REIMAG INEERING KHAO LAK
travels to Thailand’s west coast for a stay at The Sarojin, and meets Khao Lak’s worst-kept secret – a sommelier who doubles as an “imagineer”
THERE’S NOTHING LIKE a thin plank of wood balanced over a running creek in the jungle darkness to inspire apprehension. Not so much of actual danger as of the embarrassment of falling in. Even more so, after an evening’s wine tasting with The Sarojin’s charming resident sommelier, Dawid Koegelenberg, who conducts the tasting in a dapper safari suit.
But over we go, leaving Koegelenberg and his staff to put the last, magical details in place for their next guests. There’s to be a proposal later tonight at the waterfall, where we’d gathered at dusk to listen to the sommelier speak with verve about grapes and aromas, and to sample fine Spanish, Australian and Swiss wines from the Sarojin’s exclusive cellar – which has won the Wine Spectator Award of Excellence for the past four years – and paired canapés of seafood mousseline, foie gras and chicken-liver parfait, as well as pancetta-wrapped chicken with sliced artichoke and a pea-and-roast-garlic purée.
Candles had been lit and placed around the clearing, where a dinner table had been set for two. By the thundering water, white linen and cushions were laid across an arrangement of rocks, where the beau is to pop the question. It felt something of an imposition to be in this space, but Koegelenberg’s attention to detail is meticulous, and the couple will find no trace of us by the time they arrive.
South African-born Koegelenberg is the Khao Lak, Thailand resort’s “Head Imagineer” – a Disney-esque title that, he explains, has him in charge of “creating special moments”, usually for the honeymooning or affianced couples who make up most of the Sarojin’s guests.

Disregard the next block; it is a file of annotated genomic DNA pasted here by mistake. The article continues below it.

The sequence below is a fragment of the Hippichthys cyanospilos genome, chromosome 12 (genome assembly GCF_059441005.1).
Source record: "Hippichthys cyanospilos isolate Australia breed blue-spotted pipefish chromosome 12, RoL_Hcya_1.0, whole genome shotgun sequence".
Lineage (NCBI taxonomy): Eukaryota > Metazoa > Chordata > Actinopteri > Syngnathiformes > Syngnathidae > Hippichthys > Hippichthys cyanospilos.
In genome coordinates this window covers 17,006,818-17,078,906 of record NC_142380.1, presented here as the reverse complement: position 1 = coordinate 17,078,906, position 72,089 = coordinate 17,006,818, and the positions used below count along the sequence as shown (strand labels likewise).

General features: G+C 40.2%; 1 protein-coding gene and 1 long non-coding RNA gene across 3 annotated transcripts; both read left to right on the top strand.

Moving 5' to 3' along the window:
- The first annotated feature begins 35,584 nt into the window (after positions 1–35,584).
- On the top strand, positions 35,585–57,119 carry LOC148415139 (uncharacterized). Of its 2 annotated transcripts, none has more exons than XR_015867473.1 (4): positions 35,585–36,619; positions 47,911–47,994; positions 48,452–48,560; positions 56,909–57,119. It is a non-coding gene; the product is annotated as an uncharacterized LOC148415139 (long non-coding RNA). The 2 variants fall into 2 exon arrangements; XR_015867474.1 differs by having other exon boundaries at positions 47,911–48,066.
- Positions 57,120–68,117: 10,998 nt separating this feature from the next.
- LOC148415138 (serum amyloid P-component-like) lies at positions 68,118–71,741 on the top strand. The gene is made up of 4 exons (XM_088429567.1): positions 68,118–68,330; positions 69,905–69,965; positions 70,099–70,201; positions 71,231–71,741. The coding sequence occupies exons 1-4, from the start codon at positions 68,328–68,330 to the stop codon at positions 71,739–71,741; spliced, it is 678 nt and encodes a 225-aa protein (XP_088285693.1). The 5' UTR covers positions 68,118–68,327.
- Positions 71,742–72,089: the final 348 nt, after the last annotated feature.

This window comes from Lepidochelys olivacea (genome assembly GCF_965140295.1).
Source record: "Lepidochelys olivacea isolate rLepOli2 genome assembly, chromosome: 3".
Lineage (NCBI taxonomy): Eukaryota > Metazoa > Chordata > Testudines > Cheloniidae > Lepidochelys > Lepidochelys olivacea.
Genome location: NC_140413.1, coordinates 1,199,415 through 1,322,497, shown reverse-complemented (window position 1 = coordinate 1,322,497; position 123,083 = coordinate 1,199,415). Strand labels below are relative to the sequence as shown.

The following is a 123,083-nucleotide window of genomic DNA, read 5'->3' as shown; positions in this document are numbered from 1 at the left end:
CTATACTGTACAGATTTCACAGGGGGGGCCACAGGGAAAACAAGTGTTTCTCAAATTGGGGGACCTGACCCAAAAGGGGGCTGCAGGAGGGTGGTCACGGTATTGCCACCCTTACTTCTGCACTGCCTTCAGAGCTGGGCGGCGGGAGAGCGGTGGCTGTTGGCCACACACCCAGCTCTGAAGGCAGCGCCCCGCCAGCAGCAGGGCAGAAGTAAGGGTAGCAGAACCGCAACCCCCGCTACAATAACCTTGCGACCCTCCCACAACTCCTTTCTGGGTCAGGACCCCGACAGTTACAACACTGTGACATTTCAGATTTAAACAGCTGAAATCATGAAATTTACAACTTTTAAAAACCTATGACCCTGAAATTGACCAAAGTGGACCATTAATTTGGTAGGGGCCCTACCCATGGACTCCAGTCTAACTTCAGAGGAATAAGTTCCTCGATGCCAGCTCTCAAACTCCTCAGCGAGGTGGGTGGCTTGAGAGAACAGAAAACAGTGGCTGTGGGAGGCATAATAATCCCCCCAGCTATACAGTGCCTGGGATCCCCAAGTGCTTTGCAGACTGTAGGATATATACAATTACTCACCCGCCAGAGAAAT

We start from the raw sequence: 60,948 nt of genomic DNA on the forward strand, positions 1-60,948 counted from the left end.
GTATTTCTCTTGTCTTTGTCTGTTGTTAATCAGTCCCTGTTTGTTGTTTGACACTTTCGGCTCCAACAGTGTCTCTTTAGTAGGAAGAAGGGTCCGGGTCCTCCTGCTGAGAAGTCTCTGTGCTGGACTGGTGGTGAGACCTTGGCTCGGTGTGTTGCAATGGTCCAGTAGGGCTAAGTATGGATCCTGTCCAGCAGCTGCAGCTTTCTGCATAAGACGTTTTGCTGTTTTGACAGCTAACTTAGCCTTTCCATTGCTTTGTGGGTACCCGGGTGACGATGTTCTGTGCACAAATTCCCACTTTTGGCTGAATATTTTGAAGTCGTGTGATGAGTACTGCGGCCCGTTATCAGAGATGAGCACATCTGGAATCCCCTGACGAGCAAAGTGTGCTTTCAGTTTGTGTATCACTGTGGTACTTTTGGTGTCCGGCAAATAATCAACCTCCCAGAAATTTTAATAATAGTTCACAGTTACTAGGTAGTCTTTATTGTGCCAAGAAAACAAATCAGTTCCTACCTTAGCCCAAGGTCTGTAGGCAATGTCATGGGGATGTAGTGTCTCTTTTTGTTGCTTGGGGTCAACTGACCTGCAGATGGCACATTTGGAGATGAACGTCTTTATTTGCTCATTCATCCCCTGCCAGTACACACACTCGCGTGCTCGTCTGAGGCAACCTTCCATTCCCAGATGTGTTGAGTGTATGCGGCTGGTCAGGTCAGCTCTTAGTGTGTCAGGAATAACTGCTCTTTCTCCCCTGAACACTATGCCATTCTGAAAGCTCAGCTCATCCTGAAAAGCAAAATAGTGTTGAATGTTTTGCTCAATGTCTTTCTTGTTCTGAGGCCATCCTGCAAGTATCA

Unlike private butlers at other luxury hotels, he operates at managerial level. This means Koegelenberg can call on 20 staff “at the click of a finger”, giving him the ability to fashion truly one-of-a-kind experiences. He mentions the Sarojin’s “Shipwrecked” weekend – an idea, he says, that grew out of nothing and which has become one of the resort’s hallmark offerings.
“I had to come up with something brand new for a couple who had done everything,” recalls Koegelenberg. “He was proposing, and I thought it would be nice if I could find a private island. So I went out one day on the boat with the captain and a few staff who had grown up in the area. After a few hours we found an island, which disappears at high tide.”
The idea is that the couple is whisked away on the resort’s private luxury yacht, the Lady Sarojin, for complimentary cocktails and canapés provided by the boat staff. Just before sunset they arrive on the island, where a butler and private chef have prepared dinner. The couple gets “rescued” at night by a traditional Thai boat, and enjoys a 30-minute ride back to the resort.
“That’s all in a day’s work,” says Koegelenberg “It beats sitting in an office in London.”
London is where he spent 14 years working in hospitality at Michelin-star level, before coming to Asia in 2010. Koegelenberg began at The Ivy, where he launched a career in the English capital at a time when Gordon Ramsay was “literally still cooking under the stove”. Koegelenberg’s efforts led to a degree in viticulture and the patronage of, among other celebrities, Madonna, Elton John and Stella McCartney. For four years, he hosted Richard Corrigan’s food and wine workshops at the chef’s Mayfair restaurant, Lindsay House.